One small change in a protein in 2013 could have led to surge in microcephaly
A single genetic mutation made the Zika virus far more dangerous by enhancing its ability to kill nerve cells in developing brains, a new study suggests.
The small change — which tweaks just one amino acid in a protein that helps Zika exit cells — may cause microcephaly, researchers report September 28 in Science. The mutation arose around May 2013, shortly before a Zika outbreak in French Polynesia, the researchers calculate.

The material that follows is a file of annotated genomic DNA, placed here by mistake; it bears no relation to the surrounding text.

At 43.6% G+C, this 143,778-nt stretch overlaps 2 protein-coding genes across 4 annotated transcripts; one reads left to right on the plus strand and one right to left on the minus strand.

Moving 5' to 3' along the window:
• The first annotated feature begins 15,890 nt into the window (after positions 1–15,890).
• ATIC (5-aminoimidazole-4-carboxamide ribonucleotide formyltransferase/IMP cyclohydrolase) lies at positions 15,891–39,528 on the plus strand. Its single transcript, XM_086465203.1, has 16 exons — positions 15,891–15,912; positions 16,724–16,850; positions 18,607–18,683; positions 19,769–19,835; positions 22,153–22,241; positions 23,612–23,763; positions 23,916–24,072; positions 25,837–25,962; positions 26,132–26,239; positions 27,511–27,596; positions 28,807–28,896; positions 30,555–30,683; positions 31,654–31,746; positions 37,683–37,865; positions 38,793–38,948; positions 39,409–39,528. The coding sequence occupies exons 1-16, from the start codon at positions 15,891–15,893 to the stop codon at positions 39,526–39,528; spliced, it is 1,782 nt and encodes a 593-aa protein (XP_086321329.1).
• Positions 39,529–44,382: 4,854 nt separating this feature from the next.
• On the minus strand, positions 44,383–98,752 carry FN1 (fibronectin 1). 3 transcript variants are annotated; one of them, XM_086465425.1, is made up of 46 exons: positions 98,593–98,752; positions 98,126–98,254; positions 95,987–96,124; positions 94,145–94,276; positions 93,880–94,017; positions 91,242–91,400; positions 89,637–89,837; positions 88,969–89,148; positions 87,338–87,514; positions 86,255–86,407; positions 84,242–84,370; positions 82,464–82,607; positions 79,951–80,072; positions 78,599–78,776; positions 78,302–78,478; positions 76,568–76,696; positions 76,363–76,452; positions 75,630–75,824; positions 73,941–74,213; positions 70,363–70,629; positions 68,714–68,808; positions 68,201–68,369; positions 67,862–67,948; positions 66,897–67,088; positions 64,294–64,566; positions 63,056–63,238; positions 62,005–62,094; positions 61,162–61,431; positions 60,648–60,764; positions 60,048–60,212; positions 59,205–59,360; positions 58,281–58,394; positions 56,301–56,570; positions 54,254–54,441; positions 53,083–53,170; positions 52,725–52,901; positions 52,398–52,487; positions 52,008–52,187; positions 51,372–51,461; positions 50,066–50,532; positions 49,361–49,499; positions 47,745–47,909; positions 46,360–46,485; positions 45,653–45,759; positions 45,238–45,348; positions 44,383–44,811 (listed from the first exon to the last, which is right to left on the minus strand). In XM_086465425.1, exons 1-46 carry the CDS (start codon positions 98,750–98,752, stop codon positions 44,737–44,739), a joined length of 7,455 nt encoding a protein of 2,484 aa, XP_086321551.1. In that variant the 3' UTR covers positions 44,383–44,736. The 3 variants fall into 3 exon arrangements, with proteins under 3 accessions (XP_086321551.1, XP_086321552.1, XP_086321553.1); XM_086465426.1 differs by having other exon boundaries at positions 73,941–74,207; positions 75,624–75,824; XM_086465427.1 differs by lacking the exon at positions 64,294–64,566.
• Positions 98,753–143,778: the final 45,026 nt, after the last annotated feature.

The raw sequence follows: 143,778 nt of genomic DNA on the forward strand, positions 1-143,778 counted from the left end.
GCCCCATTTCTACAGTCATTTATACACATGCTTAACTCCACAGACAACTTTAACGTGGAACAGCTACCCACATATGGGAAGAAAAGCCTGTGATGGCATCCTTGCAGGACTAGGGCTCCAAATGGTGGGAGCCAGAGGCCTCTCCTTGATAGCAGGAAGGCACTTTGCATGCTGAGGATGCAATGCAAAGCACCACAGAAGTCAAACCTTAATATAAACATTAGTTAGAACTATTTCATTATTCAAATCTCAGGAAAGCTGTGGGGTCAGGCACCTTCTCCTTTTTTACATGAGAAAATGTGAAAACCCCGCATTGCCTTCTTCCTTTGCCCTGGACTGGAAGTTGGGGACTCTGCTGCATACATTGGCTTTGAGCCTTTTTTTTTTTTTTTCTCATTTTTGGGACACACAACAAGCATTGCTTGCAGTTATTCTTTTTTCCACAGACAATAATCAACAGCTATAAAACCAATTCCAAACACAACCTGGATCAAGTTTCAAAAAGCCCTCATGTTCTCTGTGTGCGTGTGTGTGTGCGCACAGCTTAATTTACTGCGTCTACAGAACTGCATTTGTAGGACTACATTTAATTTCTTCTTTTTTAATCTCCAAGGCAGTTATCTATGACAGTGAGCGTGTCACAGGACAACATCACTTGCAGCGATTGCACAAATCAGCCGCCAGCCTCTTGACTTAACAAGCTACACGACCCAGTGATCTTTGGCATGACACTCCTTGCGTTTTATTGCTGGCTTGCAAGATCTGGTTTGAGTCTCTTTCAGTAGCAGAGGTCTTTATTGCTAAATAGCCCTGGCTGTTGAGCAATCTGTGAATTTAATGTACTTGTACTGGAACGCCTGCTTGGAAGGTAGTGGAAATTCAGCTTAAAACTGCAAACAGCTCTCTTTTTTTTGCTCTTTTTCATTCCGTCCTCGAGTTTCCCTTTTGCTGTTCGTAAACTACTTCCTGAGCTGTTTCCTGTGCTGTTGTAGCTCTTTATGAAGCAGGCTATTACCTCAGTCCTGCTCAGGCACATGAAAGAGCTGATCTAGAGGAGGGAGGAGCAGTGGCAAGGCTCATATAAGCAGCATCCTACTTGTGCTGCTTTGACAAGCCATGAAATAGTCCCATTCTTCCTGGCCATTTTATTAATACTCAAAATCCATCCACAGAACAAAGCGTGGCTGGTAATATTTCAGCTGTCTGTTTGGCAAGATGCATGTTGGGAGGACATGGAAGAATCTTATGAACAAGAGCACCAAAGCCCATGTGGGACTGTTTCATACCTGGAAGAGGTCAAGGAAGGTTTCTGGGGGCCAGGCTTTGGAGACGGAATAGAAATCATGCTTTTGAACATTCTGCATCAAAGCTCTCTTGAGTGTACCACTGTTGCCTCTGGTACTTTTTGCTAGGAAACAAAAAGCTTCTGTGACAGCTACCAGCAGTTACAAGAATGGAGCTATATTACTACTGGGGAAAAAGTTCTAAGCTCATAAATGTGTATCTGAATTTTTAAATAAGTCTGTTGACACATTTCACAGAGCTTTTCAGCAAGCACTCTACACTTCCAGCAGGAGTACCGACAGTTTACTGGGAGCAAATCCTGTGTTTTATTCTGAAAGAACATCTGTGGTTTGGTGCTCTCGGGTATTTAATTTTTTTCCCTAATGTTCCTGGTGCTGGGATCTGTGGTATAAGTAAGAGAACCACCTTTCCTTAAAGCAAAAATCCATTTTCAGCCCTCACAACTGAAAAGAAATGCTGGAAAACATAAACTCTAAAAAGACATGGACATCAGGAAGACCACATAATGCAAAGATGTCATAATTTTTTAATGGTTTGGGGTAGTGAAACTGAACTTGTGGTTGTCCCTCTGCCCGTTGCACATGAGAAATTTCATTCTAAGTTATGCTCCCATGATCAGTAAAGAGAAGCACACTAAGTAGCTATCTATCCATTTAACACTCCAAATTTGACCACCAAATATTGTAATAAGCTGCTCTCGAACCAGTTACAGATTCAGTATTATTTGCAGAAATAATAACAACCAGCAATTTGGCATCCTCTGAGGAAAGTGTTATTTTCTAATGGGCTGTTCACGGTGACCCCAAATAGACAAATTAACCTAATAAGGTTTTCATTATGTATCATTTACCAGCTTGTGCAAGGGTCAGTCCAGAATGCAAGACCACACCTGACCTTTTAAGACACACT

Zika virus was discovered decades ago but wasn’t associated with microcephaly — a birth defect characterized by a small head and brain — until the 2015–2016 outbreak in Brazil. Women who had contracted the virus while pregnant started giving birth to babies with the condition at higher-than-usual rates (SN: 4/2/16, p. 26